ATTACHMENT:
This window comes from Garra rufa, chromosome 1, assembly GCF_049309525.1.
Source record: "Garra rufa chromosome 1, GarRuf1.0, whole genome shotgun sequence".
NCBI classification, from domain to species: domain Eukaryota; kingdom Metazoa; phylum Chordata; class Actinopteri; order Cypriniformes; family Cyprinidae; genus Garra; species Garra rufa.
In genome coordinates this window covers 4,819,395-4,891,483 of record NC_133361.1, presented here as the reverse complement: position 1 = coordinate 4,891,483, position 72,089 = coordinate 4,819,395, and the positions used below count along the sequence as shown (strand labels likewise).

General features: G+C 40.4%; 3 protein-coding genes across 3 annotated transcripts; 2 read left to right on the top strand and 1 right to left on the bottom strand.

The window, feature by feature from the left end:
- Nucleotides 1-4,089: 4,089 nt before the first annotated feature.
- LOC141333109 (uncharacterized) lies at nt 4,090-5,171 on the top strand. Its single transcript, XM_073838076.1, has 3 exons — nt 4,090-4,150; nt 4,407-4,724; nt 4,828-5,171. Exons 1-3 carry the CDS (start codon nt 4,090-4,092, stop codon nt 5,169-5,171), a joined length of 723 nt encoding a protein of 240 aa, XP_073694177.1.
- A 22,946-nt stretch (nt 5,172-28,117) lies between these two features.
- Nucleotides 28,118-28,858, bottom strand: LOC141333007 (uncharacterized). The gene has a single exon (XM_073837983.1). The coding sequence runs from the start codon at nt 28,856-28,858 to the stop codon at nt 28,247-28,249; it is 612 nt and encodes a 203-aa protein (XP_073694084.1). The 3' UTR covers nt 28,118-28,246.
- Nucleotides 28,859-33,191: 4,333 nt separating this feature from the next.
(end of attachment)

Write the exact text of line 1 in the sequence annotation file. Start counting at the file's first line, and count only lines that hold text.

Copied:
This window comes from Garra rufa, chromosome 1, assembly GCF_049309525.1.